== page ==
Japan's Living Treasures

Are Japan’s living treasures, the legendary ama pearl divers, going down for the count? Roderick Eime peers into their hallowed realm.

She is the modern mermaid, the living apparition that so taunted sailors and mariners for centuries. But instead of scales and fins, her honey tanned skin is barely concealed by a saturated white cotton wrap, as sheer as transparent silk in the clear summer water. Her delicate face, disguised with an antique diving mask, is the first to go under, followed by a perfectly round bottom and then her feet, pointing skyward like a Bolshoi ballerina’s en pointe.

I’m watching this scene, not as I should, from the shore off Japan’s Toba City, but on a hazy television screen. A scratchy, forty year old documentary is screening in the little museum dedicated to the ama (or amasan, sea women), its walls decorated with nawa (rope), oke (shallow wooden tubs) and tegane (metal tools) for detaching awabi (shellfish). Toba is one of the few remaining locations around the Japanese coastline where the ama work on a regular basis, fishing in the traditional freediving method, for abalone, clams, crustaceans and seaweed.

The idyllic scene has transfixed me, much as the first western sailors must have been hundreds of years ago when they first caught sight of these athletic, uninhibited women diving in and out of the sea as if they were born to it. Actually they were. The ama begin diving in their mid-teens and continue well into their forties and fifties, often with their daughters by their side.

In 1954, when the young women were still entering this arduous yet honorable tradition, the noted Japanese scholar and ethnographer, Professor Kunio Yanagita, documented 24 sites around Honshu, Shikoku and Kyushu where the ama still practised their traditional skills. But rather than as a field study for academia, it was popular culture and modern mythology where the ama flourished. From the subtly erotic woodblock prints of the 18th Century master, Utamaro Kitagawa, to the voyeuristic “documentaries” and B-movies of the 1950s and ‘60s, the romanticised ama became the pin-up girls of their time. Sassy, tanned, confident and trim, they monopolised the imagination of filmmakers, novelists and storytellers.

James Bond fell for one, Kissy Suzuki, in You Only Live Twice, while celebrated novelist, Yukio Mishima, penned Shiosai (The Sound of Waves), a classic romantic love story filmed no fewer than five times since it was first published in 1956. The formulaic ‘boy meets girl, boy loses girl, boy gets girl’ story is peppered with racy passages that capture the robust sensuality of the ama in their natural environment.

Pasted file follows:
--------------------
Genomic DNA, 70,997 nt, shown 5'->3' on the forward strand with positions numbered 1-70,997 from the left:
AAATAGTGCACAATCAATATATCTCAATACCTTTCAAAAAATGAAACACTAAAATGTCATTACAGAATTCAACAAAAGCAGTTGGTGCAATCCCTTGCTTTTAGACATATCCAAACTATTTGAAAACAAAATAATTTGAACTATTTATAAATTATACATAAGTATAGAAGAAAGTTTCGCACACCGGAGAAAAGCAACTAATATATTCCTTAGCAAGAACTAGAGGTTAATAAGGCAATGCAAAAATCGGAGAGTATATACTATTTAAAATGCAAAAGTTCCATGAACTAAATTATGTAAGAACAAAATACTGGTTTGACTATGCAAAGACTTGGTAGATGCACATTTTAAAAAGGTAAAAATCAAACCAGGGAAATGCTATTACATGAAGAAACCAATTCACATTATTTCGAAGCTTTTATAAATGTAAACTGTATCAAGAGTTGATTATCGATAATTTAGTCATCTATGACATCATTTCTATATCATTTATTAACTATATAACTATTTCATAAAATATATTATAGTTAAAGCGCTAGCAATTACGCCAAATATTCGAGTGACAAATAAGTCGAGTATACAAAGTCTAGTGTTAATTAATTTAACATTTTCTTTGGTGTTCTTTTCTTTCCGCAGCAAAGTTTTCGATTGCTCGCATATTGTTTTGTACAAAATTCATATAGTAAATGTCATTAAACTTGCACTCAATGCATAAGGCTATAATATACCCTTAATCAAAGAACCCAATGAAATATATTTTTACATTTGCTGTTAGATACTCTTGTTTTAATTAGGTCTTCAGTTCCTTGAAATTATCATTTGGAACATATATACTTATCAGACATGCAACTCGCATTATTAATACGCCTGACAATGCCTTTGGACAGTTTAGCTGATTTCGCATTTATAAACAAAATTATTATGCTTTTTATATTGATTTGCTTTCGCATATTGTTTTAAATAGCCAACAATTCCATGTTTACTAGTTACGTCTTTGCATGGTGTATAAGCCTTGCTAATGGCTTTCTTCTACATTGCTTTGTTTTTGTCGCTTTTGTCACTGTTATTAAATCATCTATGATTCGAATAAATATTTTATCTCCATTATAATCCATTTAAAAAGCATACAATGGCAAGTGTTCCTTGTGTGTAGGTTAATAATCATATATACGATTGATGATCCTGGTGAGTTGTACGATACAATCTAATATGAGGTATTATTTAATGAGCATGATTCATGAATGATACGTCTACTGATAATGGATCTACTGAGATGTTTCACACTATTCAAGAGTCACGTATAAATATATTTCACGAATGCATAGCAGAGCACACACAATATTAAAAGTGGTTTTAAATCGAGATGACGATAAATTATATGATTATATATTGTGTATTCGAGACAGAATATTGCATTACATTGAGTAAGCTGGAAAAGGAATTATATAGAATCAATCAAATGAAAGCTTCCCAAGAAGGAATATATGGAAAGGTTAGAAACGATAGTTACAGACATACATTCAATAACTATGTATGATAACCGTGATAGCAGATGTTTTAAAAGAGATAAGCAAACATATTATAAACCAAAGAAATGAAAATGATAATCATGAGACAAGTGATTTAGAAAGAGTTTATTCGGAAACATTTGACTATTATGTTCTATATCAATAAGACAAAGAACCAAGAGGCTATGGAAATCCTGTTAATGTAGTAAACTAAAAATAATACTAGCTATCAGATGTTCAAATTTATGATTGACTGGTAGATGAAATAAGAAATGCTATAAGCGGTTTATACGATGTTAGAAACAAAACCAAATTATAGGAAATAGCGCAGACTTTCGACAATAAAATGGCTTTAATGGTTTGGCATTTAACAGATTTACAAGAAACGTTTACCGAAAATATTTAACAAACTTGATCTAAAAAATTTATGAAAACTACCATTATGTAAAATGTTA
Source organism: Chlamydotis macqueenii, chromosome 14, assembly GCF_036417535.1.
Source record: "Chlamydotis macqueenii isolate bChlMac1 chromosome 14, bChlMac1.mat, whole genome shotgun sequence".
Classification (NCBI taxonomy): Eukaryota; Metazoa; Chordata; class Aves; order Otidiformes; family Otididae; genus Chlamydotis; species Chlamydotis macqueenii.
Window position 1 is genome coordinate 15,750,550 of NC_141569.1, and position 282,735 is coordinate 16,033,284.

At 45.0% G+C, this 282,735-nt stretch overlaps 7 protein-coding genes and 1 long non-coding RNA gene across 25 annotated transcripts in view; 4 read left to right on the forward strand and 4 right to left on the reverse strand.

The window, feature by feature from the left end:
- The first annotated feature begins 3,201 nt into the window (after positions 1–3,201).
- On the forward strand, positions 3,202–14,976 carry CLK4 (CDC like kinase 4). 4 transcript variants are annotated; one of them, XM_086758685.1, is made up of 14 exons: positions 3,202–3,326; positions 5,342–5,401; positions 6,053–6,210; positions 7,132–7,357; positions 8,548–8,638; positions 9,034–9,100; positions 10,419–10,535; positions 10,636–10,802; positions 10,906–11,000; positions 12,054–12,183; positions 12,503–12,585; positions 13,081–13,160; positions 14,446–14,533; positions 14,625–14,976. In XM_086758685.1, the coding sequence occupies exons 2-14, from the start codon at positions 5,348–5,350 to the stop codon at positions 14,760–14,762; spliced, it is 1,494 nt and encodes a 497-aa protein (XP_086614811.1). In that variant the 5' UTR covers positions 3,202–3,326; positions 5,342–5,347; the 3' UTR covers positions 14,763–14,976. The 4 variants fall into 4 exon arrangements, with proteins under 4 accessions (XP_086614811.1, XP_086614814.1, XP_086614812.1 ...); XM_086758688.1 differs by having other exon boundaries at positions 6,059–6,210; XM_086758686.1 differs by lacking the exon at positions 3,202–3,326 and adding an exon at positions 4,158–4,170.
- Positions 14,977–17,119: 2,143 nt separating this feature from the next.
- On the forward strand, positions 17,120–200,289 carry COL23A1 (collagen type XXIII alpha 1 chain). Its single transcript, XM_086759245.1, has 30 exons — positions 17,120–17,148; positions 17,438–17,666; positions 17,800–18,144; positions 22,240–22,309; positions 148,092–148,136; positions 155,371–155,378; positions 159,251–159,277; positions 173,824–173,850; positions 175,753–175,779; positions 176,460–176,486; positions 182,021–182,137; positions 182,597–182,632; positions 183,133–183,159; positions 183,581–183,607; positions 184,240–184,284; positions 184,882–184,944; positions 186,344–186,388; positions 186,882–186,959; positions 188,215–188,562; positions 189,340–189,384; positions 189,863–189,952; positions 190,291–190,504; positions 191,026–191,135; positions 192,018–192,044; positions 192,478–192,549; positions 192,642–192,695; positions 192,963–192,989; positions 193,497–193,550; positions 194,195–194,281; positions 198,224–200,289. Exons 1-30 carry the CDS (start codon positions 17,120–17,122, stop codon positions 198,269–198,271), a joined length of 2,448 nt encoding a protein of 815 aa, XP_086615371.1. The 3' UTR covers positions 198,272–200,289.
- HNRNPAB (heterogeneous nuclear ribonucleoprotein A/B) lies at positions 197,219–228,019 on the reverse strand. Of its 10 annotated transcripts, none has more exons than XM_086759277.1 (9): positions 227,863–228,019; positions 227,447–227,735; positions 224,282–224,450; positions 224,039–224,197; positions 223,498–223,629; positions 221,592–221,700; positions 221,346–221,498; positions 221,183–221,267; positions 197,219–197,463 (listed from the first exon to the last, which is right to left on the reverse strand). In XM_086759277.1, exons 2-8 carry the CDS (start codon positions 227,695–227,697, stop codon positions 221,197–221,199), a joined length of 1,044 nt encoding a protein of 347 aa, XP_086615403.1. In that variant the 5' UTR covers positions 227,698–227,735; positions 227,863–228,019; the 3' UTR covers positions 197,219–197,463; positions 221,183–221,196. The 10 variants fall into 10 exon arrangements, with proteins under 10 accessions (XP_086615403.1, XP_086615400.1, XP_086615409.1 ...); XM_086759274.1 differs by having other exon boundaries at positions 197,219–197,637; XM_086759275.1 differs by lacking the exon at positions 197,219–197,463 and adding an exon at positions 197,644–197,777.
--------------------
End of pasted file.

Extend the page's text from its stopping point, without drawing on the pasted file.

“Laughing boisterously, all the divers were thrusting out their chests, boastfully exhibiting their breasts. …. Everybody laughed. They were arguing who had the best shaped breasts.”

Master Japanese photographer, Yoshiyuki Iwase, produced some of the most stunning and evocative portraits of the ama during his lifetime, garnering numerous international awards in the process.

Harvesting Seaweed, Yoshiyuki Iwase, 1956 (Winner of the Prime Minister Prize Japan Photo Exposition, 1957)

But enough of this nostalgia and daydreaming, it’s time to meet some real ama.

The little hut, barely more than a picnic shelter, is perched against the sea wall. Reiko and Tazue are waiting to welcome us, the fire already raging and the teapot steaming. Laid out before us is a selection of fresh shellfish, the little animals still squirming in their shells and unaware of their fate. Reiko approaches and bows courteously in the age-old Japanese fashion. We reciprocate and are ushered inside with broad smiles and sweeping arms. Both girls are dressed in traditional après dive attire, with trademark headwear, cotton tunic and skirt. I’m notoriously clumsy at guessing ages, but Reiko quickly volunteers; she’s 77 and Tazue is a spritely 74. Yes, both are still diving.